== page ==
Former Louisiana Supreme Court Chief Justice Bernette Johnson’s fiery dissents on mass incarceration and sentencing in America’s most carceral state garnered international attention. But the rise of the first Black woman on the court was characterized by one battle after another with the Deep South’s white power structure.
It was late October, only a week after Fair Wayne Bryant walked out of Louisiana State Penitentiary at Angola. Bryant’s freedom had not been preordained. The 63-year-old was more than two decades into a life sentence for breaking into a carport storeroom in Shreveport. Bryant’s arrest stemmed from a police search of a van he was riding in where hedge clippers were found. The owner of the home said that the hedge clippers belonged to him; Bryant denied taking them and Bryant’s cousin said they were his.
He had been intermittently incarcerated since he was a young man.
Bryant was previously convicted, and sentenced to 10 years in prison, for the 1979 attempted robbery of a cab driver during which an accomplice shot the driver. He was then convicted in 1987 for the theft of multiple telephones, a remote control, and “a robot” from RadioShack, and sentenced to two years of hard labor. In 1991, he was sentenced to 18 months of hard labor after forging a $150 check. Then, in 1992, he was sentenced to four years for another burglary.
The now-infamous life sentence, covered everywhere from the Guardian to CNN, was a result of Caddo Parish district attorneys invoking the state’s habitual offender statute—in August 1997 and again in February 2000.
For decades, Caddo was a snakepit of racism in which Black people were wrongfully prosecuted and frequently prevented from serving on juries at a courthouse that, until 2011, proudly displayed the flag of the Confederacy. Attorneys for Felton Dorsey, a Black man sentenced to death in Caddo Parish in 2009 for killing a white former firefighter, wrote in a brief that he suffered discrimination in his case because Black people were struck from his jury and “the quintessential symbol of white supremacy looms over the courthouse.”
As The Appeal chronicled in 2019, under the habitual offender statute, a district attorney “can file to have a person’s punishment enhanced based on their criminal history.” In practice, the freedom to inflict a disproportionate penalty meant that a person could be sentenced to 13 years in prison for possessing about three grams of marijuana, and another could face 20 years to life for stealing $31 worth of candy.
Such sentences were so flagrantly excessive that, in 2017, state lawmakers significantly lessened the punishments. These reforms, signed into law by Governor John Bel Edwards, didn’t benefit Bryant because his sentence was deemed legal at the time it was imposed.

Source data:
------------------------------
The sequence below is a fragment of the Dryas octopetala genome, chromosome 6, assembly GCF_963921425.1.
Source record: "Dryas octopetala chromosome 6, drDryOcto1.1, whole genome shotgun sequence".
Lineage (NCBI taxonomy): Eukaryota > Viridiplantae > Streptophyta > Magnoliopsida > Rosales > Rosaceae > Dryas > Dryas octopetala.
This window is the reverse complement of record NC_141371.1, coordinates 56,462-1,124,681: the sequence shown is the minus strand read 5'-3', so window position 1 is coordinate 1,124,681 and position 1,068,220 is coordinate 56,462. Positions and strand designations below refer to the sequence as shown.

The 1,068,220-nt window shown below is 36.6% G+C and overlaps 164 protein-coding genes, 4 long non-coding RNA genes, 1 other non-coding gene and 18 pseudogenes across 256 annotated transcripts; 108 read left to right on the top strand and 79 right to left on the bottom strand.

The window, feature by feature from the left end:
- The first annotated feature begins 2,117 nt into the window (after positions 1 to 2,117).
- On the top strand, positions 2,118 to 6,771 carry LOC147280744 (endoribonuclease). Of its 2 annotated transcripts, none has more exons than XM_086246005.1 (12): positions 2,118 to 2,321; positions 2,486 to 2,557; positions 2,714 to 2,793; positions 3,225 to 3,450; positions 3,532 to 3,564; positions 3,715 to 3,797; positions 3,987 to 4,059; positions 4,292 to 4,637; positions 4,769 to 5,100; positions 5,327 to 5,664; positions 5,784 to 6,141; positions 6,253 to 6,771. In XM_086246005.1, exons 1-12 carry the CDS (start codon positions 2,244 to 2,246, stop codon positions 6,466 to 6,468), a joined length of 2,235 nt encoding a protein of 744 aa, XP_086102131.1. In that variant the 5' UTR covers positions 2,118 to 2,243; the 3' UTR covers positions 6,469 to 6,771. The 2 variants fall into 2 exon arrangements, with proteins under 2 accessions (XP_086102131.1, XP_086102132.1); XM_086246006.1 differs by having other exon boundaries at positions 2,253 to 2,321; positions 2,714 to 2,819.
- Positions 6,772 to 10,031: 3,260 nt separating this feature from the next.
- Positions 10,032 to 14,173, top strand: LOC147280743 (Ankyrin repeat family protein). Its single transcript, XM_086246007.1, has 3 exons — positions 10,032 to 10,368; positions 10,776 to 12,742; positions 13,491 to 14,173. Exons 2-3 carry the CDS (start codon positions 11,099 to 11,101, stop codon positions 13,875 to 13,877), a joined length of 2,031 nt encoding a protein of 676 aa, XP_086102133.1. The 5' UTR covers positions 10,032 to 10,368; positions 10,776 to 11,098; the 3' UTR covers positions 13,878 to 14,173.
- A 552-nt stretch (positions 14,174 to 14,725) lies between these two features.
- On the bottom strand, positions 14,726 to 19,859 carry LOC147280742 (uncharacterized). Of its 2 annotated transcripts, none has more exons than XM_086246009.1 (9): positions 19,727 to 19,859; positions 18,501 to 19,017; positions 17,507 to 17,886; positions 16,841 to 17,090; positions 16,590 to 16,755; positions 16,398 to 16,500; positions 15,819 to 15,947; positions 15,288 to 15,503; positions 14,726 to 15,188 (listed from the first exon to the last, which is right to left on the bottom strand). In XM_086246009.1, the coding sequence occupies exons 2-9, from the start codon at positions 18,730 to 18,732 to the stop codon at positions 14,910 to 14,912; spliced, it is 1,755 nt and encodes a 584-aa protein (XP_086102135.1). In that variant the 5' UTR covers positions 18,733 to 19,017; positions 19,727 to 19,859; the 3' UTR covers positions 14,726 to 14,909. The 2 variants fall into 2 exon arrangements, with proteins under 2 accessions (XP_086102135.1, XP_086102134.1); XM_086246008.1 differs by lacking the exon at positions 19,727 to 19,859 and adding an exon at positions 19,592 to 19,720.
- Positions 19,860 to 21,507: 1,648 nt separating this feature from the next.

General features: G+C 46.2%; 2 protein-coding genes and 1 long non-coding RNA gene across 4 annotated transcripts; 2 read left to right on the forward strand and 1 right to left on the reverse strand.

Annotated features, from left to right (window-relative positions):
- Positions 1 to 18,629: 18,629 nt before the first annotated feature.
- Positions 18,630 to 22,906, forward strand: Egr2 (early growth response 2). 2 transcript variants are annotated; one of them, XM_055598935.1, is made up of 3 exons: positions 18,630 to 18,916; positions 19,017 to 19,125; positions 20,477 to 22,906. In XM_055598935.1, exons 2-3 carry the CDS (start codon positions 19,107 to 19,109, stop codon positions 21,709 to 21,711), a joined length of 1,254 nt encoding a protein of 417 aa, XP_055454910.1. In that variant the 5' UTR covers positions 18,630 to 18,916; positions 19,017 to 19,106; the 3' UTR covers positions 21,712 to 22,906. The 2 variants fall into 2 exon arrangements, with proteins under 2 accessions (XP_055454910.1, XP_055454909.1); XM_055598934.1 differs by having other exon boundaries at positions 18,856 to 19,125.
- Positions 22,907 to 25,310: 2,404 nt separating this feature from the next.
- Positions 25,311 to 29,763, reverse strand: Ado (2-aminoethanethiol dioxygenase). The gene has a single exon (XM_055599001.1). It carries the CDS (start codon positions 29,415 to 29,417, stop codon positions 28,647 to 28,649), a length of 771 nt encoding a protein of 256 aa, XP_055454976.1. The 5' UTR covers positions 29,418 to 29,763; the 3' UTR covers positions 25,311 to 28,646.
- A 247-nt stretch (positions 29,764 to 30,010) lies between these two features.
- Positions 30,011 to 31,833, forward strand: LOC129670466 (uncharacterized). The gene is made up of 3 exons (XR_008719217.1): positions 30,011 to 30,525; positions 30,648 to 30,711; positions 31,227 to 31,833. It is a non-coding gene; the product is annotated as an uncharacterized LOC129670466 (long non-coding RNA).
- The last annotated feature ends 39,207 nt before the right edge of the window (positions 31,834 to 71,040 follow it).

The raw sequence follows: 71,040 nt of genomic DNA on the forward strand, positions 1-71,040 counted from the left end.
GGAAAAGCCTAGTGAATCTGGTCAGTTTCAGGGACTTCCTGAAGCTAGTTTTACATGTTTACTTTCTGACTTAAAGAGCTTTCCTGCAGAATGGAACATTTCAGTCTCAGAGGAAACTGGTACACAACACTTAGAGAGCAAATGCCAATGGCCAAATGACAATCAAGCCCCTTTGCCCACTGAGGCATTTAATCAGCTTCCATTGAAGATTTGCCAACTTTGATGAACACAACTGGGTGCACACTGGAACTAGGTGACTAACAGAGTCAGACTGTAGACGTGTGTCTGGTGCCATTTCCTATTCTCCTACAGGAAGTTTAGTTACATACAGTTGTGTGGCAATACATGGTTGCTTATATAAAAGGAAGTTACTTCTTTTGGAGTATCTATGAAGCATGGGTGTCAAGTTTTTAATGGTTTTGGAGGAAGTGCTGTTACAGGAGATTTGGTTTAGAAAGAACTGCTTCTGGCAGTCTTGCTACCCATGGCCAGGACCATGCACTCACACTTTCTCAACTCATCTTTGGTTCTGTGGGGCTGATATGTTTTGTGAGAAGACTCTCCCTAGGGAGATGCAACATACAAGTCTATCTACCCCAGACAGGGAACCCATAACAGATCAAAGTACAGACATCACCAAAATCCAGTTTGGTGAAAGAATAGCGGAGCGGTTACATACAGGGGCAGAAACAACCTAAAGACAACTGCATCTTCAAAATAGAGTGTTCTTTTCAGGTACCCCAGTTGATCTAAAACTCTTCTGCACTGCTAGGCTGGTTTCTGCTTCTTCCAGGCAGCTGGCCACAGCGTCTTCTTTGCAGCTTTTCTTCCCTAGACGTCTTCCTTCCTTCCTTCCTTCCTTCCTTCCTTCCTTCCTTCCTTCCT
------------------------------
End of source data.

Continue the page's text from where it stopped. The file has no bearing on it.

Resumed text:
And yet, here Bryant was, chatting via Zoom. He’s got a gleaming bald pate, a kink in his back, and some pain in his shoulder. He’s flummoxed by cellphones, having last used a push-button model.
Bryant was recalling where he learned of the dissent, written by the chief justice of the Supreme Court, Bernette Johnson—the first and only Black woman to hold the position.
“I was in the dormitory, man, in penitentiary. An inmate counselor that was from my hometown, he got an email that morning.” Bryant was shocked, primarily because in July 2020 the Louisiana Supreme Court refused to review his sentence. “That was one writ that they shouldn’t have denied.”
“It is cruel and unusual to impose a sentence of life in prison at hard labor for the criminal behavior which is most often caused by poverty or addiction,” the counselor read to Bryant. In her July 31 dissent, Johnson had noted with withering precision that laws like the habitual offender statute were the “modern manifestation” of post-Reconstruction era “pig laws,” which allowed Southern states to enslave Black Americans without running afoul of the 13th Amendment. “Pig laws,” Johnson wrote, “targeted actions such as stealing cattle and swine—considered stereotypical ‘Negro’ behavior—by lowering the threshold for what constituted a crime and increasing the severity of its punishment.”
In her dissent, Johnson also blasted the profound moral and fiscal costs of mass incarceration. “Since his conviction in 1997, Mr. Bryant’s incarceration has cost Louisiana taxpayers approximately $518,667,” Johnson wrote, “Arrested at 38, Mr. Bryant has already spent nearly 23 years in prison and is now over 60 years old. If he lives another 20 years, Louisiana taxpayers will have paid almost $1 million to punish Mr. Bryant for his failed effort to steal a set of hedge clippers.”
“This man’s life sentence for a failed attempt to steal a set of three hedge clippers is grossly out of proportion to the crime and serves no legitimate penal purpose,” she concluded. “For the reasons cited, I would grant the defendant’s writ application.”
The significance of this rifle-shot dissent was not immediately clear to Bryant. He understood, though, that he had an ally on the state’s highest court. But he could see that, despite her seniority, the chief justice was but one voice—that of a Black woman on a court otherwise white and male. “I understand everything that she went through, trying to help me,” Bryant says, his voice filled with unnerving equanimity. “But sometimes, you ain’t going to be successful in everything you set out to do in life. You’re going to always have someone somewhere fighting against you.”